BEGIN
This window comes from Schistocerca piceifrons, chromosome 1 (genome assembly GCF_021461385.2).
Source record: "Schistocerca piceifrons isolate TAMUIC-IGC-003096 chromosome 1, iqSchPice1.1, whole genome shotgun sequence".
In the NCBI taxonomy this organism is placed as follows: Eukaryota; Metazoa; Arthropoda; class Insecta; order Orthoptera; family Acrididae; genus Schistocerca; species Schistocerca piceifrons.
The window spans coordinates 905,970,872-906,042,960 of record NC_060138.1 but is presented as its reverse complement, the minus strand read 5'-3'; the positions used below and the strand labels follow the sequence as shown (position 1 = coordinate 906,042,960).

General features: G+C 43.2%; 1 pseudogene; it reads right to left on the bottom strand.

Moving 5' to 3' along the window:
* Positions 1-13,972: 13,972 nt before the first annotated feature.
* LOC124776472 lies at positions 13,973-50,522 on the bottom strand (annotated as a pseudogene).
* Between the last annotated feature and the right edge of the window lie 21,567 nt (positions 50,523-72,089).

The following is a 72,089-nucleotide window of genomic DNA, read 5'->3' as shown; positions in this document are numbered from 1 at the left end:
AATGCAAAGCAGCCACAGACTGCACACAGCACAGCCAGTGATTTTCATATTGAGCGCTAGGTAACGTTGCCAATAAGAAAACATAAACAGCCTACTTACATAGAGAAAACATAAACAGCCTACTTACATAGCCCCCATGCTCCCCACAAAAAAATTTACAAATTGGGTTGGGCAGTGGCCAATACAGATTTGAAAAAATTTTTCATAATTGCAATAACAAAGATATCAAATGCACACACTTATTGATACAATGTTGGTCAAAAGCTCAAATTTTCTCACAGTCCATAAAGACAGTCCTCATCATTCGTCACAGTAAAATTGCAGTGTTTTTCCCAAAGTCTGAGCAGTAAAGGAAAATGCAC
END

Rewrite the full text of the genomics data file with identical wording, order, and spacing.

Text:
This window comes from Schistocerca piceifrons, chromosome 1 (genome assembly GCF_021461385.2).
Source record: "Schistocerca piceifrons isolate TAMUIC-IGC-003096 chromosome 1, iqSchPice1.1, whole genome shotgun sequence".
In the NCBI taxonomy this organism is placed as follows: Eukaryota; Metazoa; Arthropoda; class Insecta; order Orthoptera; family Acrididae; genus Schistocerca; species Schistocerca piceifrons.
The window spans coordinates 905,970,872-906,042,960 of record NC_060138.1 but is presented as its reverse complement, the minus strand read 5'-3'; the positions used below and the strand labels follow the sequence as shown (position 1 = coordinate 906,042,960).

General features: G+C 43.2%; 1 pseudogene; it reads right to left on the bottom strand.

Moving 5' to 3' along the window:
* Positions 1-13,972: 13,972 nt before the first annotated feature.
* LOC124776472 lies at positions 13,973-50,522 on the bottom strand (annotated as a pseudogene).
* Between the last annotated feature and the right edge of the window lie 21,567 nt (positions 50,523-72,089).

The following is a 72,089-nucleotide window of genomic DNA, read 5'->3' as shown; positions in this document are numbered from 1 at the left end:
AATGCAAAGCAGCCACAGACTGCACACAGCACAGCCAGTGATTTTCATATTGAGCGCTAGGTAACGTTGCCAATAAGAAAACATAAACAGCCTACTTACATAGAGAAAACATAAACAGCCTACTTACATAGCCCCCATGCTCCCCACAAAAAAATTTACAAATTGGGTTGGGCAGTGGCCAATACAGATTTGAAAAAATTTTTCATAATTGCAATAACAAAGATATCAAATGCACACACTTATTGATACAATGTTGGTCAAAAGCTCAAATTTTCTCACAGTCCATAAAGACAGTCCTCATCATTCGTCACAGTAAAATTGCAGTGTTTTTCCCAAAGTCTGAGCAGTAAAGGAAAATGCAC